By Beth Eva | Contributed
Owner of Heartland Ranch
Hello again friends! Beth Eva of Heartland Ranch Horse Training and Lessons here with the third segment in our series on horse buying tips and advice. In this article I’d like to further discuss the attributes of the horse you should be looking for, and also give you some insight on how to handle the actual transaction when you do find a horse you’re interested in.
So let’s take it for granted that you’ve heeded my advice from the first two parts of this series and found a horse that you think might be the one for you. It’s a horse whose age, breed, temperament, training and experience all conform to both you and your intended use. I’d like to add a quick bit of opinion about a horse buying issue that I see very often: size of the horse. Many people seem to think that they need a horse at least 15.3hh or larger to carry them around on a trail or in an arena. This is simply not true. The size of a horse is not as important as its temperament, physical condition and “heart.” Smaller horses often have longer lives, less physical disability from carrying less body weight, and can have greater physical endurance. So don’t think that you need a larger horse than you actually do. You’ve considered the time of year, your available riding time, and boarding accommodations. You’ve also planned a budget for feed, tack and other essentials. Now it’s time to call the seller and make an appointment to see the horse. A quick note of warning: be cautious if at any point you determine the seller to be a “horse trader.” Like a used car salesman, some are reputable and some are not. Google them to see if they have positive or negative comments or reviews on prior sales, or ask around within the horse community to see what reputation they have earned. Some individuals have a good or bad reputation they have not earned, so don’t take any one story as fact, just go with your gut instinct on the person.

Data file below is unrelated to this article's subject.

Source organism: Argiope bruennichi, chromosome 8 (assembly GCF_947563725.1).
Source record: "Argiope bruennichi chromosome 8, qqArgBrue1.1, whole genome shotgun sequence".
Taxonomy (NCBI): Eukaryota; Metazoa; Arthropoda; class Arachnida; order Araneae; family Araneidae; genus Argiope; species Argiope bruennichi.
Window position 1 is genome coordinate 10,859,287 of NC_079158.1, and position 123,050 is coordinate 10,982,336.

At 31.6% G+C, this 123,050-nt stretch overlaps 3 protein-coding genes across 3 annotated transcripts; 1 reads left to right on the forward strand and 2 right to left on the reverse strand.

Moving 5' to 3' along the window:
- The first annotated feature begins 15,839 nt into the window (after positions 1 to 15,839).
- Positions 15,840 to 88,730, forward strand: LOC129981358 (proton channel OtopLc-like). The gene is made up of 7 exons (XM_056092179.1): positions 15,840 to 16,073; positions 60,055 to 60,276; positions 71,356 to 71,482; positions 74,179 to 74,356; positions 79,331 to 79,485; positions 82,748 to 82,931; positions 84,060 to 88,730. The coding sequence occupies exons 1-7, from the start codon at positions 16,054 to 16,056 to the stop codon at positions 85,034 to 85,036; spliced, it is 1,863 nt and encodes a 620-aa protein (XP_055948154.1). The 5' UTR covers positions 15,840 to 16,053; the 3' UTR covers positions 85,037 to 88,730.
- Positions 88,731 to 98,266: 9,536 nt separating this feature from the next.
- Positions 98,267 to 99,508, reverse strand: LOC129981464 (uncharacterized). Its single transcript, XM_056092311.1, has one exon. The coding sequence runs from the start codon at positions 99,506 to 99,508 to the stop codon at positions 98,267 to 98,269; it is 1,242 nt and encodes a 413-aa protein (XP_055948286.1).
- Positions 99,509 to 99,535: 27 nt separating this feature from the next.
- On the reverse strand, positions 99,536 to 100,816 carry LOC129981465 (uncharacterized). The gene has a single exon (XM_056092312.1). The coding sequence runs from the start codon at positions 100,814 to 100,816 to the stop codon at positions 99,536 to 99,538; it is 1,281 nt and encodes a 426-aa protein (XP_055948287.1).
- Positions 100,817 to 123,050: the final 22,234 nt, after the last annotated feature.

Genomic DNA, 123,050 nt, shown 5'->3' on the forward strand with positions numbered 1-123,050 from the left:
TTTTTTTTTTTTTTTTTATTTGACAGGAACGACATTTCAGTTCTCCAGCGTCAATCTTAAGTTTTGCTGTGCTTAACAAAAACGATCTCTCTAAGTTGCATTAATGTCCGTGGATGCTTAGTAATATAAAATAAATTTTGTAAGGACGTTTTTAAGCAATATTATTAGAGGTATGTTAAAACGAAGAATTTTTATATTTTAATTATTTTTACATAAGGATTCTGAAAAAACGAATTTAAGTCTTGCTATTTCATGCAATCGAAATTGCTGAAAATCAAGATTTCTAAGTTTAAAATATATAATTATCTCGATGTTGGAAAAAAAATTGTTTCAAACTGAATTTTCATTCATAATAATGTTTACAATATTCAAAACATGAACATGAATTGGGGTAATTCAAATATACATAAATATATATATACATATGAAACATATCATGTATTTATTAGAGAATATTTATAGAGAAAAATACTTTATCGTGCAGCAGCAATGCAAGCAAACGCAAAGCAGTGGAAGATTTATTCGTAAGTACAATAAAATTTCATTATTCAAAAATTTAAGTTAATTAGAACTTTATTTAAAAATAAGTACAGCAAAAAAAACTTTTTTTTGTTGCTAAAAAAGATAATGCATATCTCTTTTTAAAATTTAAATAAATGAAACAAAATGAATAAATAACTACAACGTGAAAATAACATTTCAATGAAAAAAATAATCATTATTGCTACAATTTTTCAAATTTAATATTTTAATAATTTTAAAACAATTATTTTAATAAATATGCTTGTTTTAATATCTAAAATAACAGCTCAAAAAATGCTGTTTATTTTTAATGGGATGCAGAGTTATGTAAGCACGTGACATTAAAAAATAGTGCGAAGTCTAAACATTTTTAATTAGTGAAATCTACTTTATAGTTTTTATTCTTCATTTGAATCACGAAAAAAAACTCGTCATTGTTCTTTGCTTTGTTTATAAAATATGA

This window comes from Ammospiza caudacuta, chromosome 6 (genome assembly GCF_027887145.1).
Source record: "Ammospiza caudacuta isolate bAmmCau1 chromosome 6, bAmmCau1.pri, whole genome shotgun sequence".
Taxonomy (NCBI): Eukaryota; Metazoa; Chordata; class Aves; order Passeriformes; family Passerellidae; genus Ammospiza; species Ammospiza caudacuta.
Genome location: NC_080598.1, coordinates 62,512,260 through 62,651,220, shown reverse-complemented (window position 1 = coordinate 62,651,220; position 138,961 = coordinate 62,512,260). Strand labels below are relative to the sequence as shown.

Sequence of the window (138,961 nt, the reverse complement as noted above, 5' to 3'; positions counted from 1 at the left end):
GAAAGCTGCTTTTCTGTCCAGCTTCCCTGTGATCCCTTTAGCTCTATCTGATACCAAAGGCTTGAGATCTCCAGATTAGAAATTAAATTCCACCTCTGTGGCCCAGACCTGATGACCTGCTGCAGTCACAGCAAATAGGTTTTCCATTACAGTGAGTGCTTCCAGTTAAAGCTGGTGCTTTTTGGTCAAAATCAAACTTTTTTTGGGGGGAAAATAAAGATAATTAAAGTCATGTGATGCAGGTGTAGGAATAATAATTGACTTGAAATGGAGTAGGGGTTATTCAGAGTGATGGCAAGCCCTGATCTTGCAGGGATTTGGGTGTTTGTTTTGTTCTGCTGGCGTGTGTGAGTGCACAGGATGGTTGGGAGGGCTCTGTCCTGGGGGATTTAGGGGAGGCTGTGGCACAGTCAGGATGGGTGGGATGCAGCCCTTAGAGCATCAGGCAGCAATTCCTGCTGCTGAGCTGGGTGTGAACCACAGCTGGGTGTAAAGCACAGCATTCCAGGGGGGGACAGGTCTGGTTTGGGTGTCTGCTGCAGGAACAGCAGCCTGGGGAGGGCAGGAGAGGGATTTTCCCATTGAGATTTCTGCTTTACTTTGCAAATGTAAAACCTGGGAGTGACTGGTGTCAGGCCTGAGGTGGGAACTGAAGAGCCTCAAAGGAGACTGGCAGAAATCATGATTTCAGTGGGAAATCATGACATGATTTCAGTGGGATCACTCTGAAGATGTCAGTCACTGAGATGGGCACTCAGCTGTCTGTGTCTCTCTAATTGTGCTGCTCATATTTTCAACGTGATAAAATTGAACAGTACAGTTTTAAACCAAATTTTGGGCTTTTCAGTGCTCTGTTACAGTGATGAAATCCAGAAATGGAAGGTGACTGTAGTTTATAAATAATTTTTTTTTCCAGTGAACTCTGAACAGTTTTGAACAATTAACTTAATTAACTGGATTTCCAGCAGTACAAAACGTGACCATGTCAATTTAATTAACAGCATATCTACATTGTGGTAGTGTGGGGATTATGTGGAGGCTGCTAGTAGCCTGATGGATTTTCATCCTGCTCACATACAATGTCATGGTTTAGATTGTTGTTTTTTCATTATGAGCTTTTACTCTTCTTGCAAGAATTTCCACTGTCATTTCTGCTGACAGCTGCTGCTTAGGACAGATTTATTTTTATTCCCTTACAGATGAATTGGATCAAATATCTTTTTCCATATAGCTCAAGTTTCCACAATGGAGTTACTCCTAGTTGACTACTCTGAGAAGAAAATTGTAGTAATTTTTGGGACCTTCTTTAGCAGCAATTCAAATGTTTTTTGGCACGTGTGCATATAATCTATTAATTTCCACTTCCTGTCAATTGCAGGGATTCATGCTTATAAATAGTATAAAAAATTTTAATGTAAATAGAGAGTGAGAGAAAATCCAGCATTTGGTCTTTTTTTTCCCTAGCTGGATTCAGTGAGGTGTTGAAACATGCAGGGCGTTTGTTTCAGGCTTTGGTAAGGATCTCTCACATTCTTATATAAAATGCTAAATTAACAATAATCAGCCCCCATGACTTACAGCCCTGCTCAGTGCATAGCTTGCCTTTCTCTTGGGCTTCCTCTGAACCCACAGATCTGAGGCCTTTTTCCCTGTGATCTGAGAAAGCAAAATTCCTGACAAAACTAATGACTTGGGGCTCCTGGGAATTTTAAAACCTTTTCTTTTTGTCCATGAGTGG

When you call the seller, you should try to set up the initial meeting on neutral ground, preferably with your trainer or other educated horseperson with you, so that you can see the horse in an environment that’s new to the horse. Putting the horse in a new environment will bring out how the horse will act when you take it from its existing home, and often brings to light behavioral issues that could be masked by the horse being in its comfortable, well known surroundings and near its barn mates. You want to see how the horse will react under some slight stress, because safety is your most important buying criteria and you want to be sure that you can handle the horse when the situation is less than ideal. Do you want to find out that the horse you just purchased has some extreme behavioral problem only after bringing it home? I think not. If and when you can arrange for a neutral meeting place to see the horse, ask the seller to leave the horse unworked and unsaddled until you’ve had a chance to see it first. If the horse appears to be sweaty, or its coat looks matted like it was worked and then rested, it might have been exercised prior to your visit to work off extra energy so it will appear calmer than it actually is. You want the chance to watch the horse be tacked up, that is to say groomed, saddled and bridled, so that any issues with picking up its feet, being cinchy or hard to bridle will be exposed. Take note that some less honest sellers have been known to drug horses so they appear more docile or to hide lameness issues, and it’s not always readily apparent. Seeing it unsaddled also allows you to see the conformation of the horse and makes obvious things like a swayed back that could be hidden with a saddle. On a side note, one good way to tell if the horse has been drugged is to leave it with a neutral third party for three days, giving any drugs a chance to wear off completely and then see if the horse is mentally and physically the same as when you first saw it.